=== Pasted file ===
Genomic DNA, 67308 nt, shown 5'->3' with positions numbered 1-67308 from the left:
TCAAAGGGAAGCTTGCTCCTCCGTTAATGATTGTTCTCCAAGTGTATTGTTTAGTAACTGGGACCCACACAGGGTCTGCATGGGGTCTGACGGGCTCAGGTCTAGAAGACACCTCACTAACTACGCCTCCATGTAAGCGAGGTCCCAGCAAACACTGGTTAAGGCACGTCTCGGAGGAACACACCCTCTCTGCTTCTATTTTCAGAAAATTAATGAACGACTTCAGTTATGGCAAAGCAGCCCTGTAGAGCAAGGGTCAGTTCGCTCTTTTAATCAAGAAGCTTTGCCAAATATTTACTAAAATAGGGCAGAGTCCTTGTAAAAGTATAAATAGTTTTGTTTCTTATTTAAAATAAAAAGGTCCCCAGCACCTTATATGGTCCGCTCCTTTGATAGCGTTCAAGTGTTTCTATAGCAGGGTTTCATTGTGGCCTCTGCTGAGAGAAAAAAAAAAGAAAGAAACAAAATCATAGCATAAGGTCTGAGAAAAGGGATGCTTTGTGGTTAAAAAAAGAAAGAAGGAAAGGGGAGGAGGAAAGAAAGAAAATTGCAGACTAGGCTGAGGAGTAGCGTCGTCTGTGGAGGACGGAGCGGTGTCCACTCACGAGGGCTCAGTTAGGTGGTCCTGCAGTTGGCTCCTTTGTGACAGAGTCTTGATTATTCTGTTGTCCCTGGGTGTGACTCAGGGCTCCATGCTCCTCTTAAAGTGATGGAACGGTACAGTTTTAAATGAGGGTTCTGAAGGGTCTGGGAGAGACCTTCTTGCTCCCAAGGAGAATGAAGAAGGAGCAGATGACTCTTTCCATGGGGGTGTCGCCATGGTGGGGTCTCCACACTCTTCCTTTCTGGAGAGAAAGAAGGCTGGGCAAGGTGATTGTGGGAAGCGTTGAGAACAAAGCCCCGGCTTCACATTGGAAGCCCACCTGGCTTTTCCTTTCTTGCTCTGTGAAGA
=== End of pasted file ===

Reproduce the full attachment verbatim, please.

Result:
Genomic DNA, 67308 nt, shown 5'->3' with positions numbered 1-67308 from the left:
TCAAAGGGAAGCTTGCTCCTCCGTTAATGATTGTTCTCCAAGTGTATTGTTTAGTAACTGGGACCCACACAGGGTCTGCATGGGGTCTGACGGGCTCAGGTCTAGAAGACACCTCACTAACTACGCCTCCATGTAAGCGAGGTCCCAGCAAACACTGGTTAAGGCACGTCTCGGAGGAACACACCCTCTCTGCTTCTATTTTCAGAAAATTAATGAACGACTTCAGTTATGGCAAAGCAGCCCTGTAGAGCAAGGGTCAGTTCGCTCTTTTAATCAAGAAGCTTTGCCAAATATTTACTAAAATAGGGCAGAGTCCTTGTAAAAGTATAAATAGTTTTGTTTCTTATTTAAAATAAAAAGGTCCCCAGCACCTTATATGGTCCGCTCCTTTGATAGCGTTCAAGTGTTTCTATAGCAGGGTTTCATTGTGGCCTCTGCTGAGAGAAAAAAAAAAGAAAGAAACAAAATCATAGCATAAGGTCTGAGAAAAGGGATGCTTTGTGGTTAAAAAAAGAAAGAAGGAAAGGGGAGGAGGAAAGAAAGAAAATTGCAGACTAGGCTGAGGAGTAGCGTCGTCTGTGGAGGACGGAGCGGTGTCCACTCACGAGGGCTCAGTTAGGTGGTCCTGCAGTTGGCTCCTTTGTGACAGAGTCTTGATTATTCTGTTGTCCCTGGGTGTGACTCAGGGCTCCATGCTCCTCTTAAAGTGATGGAACGGTACAGTTTTAAATGAGGGTTCTGAAGGGTCTGGGAGAGACCTTCTTGCTCCCAAGGAGAATGAAGAAGGAGCAGATGACTCTTTCCATGGGGGTGTCGCCATGGTGGGGTCTCCACACTCTTCCTTTCTGGAGAGAAAGAAGGCTGGGCAAGGTGATTGTGGGAAGCGTTGAGAACAAAGCCCCGGCTTCACATTGGAAGCCCACCTGGCTTTTCCTTTCTTGCTCTGTGAAGA